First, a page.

I feel the use of  the terms “brother” or “sister” and kunyas (Abu or Umm) are simply not part of my cultural upbringing and it’s not really a cultural habit I’d like to assume. I’m Ify and I don’t mind if people, younger or older than me, call me that.

Nneka, one of my older sisters (blood relation, immediate family) spent some time working as a travel nurse in Dallas, Texas and found the use of titles or lack thereof, to be exceedingly patronizing. I remember her telling me that she did not like how the physicians referred to the nurses by their first names but then the nurses deferentially referred to the physicians as Dr. so and so. Nneka, of course, called the doctors by their first names just as they called her by her first name even after some nurses tried to “correct” her.

A couple of years ago, I stayed with a desi family in NYC for two weekends during an AlMaghrib class and they were accustomed to using the terms bhai, baji, apa (Urdu words for your siblings). The youngest daughter was maybe 2 or 3 years old and only spoke Urdu so her sisters (my peers) explained to her who I was and told her to call me apa or apaji or something like that. And she was kind of shy but when I returned back to Maryland, my friends told me that their little sister had asked them the following Monday, “Are you going to school with apa (referring to me) today,” which I thought was pretty sweet that she remembered me using the words in Urdu.

Third post in the Post a Week 2011 series, now I’m all caught up and back on schedule.

From the Storehouse:

What’s in a Name?

I’ve Reverted

Finding Ify and Leaving Muslim Apple Behind

Convert Name Change Back

Who is Ify Okoye?

Criticism: Muslim Storekeeper & Robber Convert

Conversion and Name Changing at Gun Point – Valid?


  1. I get it 🙂
    You pointing it out made me realize that it is a cultural thing- this is a part of desi culture that I love. I would call someone older baji/apa out of love or respect. Since you are younger than me, you would just be Ify, so it all works out.

    As for the ‘Sister’ business that is very western Muslim culture to me. I never heard it in Pakistan or the Arab countries that I grew up in. Ukhti, I did hear overseas but only when speaking directly to someone and when you didn’t know their name. The only people who called me Sister Hena was the MSA crowd or brothers on the masjid board. I wasn’t very practicing in college so when I did ‘revert’ back to practicing Islam, I took on the sister persona full blast -figured it went well with the brother/sister in Islam theme. Most of kids in my youth group/ weekend school just call me Hena Aunty, unless they are Arab or converts. Some people get very offended when they aren’t given a title. But I am glad you blogged about it so now we all know that you feel comfortable being called by your name.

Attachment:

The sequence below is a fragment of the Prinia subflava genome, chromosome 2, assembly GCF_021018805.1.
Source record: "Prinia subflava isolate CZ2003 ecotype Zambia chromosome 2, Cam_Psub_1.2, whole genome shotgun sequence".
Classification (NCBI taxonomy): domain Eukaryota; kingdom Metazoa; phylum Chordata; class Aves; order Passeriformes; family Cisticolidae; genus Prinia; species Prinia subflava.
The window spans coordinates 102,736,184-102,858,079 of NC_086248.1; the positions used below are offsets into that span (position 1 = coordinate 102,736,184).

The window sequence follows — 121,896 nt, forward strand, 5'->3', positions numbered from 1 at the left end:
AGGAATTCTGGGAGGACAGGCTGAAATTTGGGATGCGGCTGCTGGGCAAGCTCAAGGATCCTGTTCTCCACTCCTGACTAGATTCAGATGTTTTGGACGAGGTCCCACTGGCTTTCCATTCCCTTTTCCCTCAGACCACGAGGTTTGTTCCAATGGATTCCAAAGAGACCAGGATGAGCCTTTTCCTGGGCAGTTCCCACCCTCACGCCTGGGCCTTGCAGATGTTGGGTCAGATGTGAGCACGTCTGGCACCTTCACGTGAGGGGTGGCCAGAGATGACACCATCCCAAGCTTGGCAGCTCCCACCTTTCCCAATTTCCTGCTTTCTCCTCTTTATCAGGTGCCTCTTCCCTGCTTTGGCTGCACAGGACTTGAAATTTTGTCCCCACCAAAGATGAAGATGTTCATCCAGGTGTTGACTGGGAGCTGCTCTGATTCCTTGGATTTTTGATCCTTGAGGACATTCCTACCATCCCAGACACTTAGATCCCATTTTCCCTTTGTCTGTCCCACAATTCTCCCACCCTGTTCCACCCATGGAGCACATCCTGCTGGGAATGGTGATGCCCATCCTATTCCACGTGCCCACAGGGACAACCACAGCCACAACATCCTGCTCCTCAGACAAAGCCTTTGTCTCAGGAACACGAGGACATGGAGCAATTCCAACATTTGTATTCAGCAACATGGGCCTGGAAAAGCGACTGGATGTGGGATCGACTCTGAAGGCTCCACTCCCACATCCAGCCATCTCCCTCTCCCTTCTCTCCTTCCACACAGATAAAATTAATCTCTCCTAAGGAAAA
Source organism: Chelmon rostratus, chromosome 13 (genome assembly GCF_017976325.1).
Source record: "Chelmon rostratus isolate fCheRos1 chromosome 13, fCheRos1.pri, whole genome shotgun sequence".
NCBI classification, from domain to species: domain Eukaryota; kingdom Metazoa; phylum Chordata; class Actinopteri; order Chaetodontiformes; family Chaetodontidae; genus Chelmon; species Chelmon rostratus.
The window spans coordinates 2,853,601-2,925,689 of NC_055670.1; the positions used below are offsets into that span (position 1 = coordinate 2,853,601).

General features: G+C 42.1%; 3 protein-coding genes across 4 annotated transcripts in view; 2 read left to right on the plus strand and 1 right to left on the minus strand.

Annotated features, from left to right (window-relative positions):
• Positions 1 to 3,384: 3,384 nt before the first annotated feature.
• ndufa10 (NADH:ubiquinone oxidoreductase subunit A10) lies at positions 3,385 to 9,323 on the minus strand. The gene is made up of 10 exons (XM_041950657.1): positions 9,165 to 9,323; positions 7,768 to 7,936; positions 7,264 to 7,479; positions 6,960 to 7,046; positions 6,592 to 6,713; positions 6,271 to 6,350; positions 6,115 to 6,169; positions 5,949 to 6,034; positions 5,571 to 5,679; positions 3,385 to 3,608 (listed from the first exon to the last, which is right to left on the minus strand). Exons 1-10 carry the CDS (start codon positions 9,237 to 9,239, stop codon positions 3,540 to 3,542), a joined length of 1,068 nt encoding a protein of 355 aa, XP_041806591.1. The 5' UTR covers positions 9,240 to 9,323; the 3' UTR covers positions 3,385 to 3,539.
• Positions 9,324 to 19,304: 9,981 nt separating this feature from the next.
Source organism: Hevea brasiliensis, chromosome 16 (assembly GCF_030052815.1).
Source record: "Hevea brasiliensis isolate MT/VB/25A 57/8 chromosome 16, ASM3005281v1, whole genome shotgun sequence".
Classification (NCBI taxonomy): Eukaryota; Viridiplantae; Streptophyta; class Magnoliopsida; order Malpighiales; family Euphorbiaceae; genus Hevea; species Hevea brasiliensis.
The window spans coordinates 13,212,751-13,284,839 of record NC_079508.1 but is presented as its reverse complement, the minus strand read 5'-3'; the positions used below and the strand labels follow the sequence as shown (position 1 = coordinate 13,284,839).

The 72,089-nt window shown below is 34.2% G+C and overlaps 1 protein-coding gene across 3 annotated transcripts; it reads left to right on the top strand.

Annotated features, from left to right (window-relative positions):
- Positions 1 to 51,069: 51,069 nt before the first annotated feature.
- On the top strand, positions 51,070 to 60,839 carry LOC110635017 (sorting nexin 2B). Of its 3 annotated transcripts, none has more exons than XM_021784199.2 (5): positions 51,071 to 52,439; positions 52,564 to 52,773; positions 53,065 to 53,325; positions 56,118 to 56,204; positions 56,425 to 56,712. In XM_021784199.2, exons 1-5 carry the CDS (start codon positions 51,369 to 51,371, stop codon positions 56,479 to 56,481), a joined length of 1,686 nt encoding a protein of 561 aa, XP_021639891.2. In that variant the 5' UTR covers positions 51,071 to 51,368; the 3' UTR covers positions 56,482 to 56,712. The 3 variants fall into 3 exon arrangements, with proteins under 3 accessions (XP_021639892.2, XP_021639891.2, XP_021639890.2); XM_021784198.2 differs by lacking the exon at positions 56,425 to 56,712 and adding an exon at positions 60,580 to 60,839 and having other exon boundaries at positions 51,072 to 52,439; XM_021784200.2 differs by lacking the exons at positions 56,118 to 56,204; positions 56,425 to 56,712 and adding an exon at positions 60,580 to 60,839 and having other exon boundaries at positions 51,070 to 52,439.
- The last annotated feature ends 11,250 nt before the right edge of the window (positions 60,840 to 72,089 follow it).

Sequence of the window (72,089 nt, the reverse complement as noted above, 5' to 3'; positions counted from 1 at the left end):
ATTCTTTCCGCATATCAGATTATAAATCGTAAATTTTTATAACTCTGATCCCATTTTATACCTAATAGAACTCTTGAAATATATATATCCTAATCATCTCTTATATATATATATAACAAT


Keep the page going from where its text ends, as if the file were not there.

As I understand it having a kunya is a Sunnah of the Prophet (SAW)-that’s why I am Ummezaynub but my husband who grew up here doesn’t feel comfortable being called Abu Zaynub at all, so he can relate to your feelings.

    your sister in Islam

    1. I hope you don’t mind me calling you Hena without any additions 🙂 I’ve often heard that kunyas are sunnah, can’t remember the evidence but wondering if it’s just Arab culture?

  2. “Some see it as an additional layer of modesty, I think for the most it’s simply pretentious and a symptom of the difficulty our community has with effectively coming to terms with the realities of gender interaction.”

    Good point! 🙂 I find it awkward too, continuously having to address girls my age with ‘sister’. I was really glad when you told me once to call you just ‘Ify’! 🙂 However, with some people, calling them ‘baji’ comes quite naturally, maybe because they really do seem older than me and it’s more out of respect than compulsion then.

    With men, it adds a level of formality to address them with ‘Brother XYZ…’ , which, I must say, makes me feel more comfortable when I interact with them as opposed to calling them by their first names.